sightseeing tour tank duel - print version

In case you plan to visit Cologne and look for the places the tank duel took place, this page could be a little help for you. Here I have created a little city sightseeing tour, where you will visit the most relevant places of the tank duel. Duration of this tour is about 1 hour. Two small town plans are available too for give you a little orientation.

central station
Start of the tour: the bridge ramp of the Hohenzollern Bridge, south side (where the cathedral is located)

View today: Hohenzollern Bridge

View 1945

Source: DVD "Köln 1945 Nahaufnahmen" by Hermann Rheindorf
Until 1945 the Hohenzollern Bridge was used for car and tram traffic too, this part was located here at this side of the bridge. After the war only the railway part of the bridge was rebuilt. During the 1980’s the bridge was renovated with two new tracks on the north side of the bridge.

The three German tanks were rolling over the old car traffic part of the bridge on the morning of March 6, 1945 from across the Rhine in order to defend the city on this side of the Rhine against the advancing Americans. They drove down the long straight ramp the street level. The ramp ended not far away from the Trankgasse tunnel. The Trankgasse is located on the other side of the central station coming from the Rhine River bridge, first parallel to the ramp, then crosses the railway tracks in a tunnel, and then leads next to the cathedral to street Komödienstrasse.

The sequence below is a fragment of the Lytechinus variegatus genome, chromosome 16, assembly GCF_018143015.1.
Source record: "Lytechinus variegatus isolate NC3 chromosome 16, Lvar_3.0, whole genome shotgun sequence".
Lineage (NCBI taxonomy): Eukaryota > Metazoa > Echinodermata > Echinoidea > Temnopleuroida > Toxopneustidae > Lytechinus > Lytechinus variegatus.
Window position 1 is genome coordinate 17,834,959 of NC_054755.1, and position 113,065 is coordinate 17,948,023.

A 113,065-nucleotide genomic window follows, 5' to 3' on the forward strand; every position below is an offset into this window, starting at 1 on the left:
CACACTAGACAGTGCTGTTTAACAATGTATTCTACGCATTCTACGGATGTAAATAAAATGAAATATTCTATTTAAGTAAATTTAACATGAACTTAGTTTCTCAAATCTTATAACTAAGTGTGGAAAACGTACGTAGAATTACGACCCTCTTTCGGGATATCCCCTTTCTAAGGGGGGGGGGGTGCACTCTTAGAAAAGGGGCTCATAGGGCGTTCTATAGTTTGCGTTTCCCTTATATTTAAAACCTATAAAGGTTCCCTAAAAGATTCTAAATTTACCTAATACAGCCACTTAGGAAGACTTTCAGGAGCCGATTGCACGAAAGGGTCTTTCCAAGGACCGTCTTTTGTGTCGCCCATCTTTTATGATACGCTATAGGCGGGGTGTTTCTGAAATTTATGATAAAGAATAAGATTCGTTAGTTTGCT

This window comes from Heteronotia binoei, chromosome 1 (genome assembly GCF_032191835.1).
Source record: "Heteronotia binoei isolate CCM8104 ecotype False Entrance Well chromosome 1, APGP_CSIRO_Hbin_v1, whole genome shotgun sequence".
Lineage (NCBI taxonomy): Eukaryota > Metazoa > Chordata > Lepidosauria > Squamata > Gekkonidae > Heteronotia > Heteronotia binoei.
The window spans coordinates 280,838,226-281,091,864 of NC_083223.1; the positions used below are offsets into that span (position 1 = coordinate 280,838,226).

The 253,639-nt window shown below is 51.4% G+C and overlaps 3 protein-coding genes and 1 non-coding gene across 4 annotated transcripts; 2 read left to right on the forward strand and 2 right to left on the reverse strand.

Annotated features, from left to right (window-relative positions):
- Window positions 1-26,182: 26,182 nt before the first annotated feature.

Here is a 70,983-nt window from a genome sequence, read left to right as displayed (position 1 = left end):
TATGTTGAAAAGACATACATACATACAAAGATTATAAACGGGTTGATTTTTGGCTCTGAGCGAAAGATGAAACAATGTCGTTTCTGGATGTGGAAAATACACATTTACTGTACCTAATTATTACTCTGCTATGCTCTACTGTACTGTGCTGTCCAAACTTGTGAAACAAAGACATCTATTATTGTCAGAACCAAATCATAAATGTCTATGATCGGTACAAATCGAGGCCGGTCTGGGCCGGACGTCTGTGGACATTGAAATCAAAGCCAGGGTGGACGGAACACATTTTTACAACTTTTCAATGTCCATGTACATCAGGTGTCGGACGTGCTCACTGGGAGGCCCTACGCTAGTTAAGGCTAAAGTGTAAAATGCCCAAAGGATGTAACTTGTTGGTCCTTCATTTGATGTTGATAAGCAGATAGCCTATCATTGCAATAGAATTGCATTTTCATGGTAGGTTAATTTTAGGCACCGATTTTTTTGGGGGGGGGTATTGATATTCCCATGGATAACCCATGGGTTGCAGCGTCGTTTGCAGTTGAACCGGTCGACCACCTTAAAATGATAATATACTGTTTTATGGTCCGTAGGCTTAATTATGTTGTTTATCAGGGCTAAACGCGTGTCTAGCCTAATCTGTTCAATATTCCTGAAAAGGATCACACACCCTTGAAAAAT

Black dashed line is the path of the three tanks on the ramp, the black arrow shows Trankgasse coming from the Rhine.

Let us now go towards the Cathedral. We are passing one building of the Museum Ludwig on the right side and then go sharply to the right. After a short distance there is a spiral staircase, we go down. There we see the tunnel where Trankgasse is coming out and as a second street the Johannisstrasse. The street coming from the old town is the street Domhof. Location 1945

Location today

Here, at this point two German tanks remained and were waiting for the advancing US troops. The third German tank drove in a westerly direction to the train station Gereon, probably via Trankgasse, Marzellenstrasse, An den Dominikanern, Gereonstrasse (still without lot of rubble and therefore good for passing). Looking into western direction through the second Trankgasse tunnel below the "Domplatte" (which connects central station and cathedral at this location) one can see the Komödienstrasse in background. In 1945 the tunnel and the "Domplatte" wasn't existing, so the German tank commander's view was much better, when he saw the Company 'F' Sherman tanks advancing in Komödienstrasse behind the piles of rubble on the street.

View out of the tunnel in direction Komödienstraße

Let us go in that direction along the railway construction, on the central station forecourt we follow the large staircases on the left up to the cathedral.
Standing over the western Trankgasse tunnel exit we have another good look towards the Komödienstrasse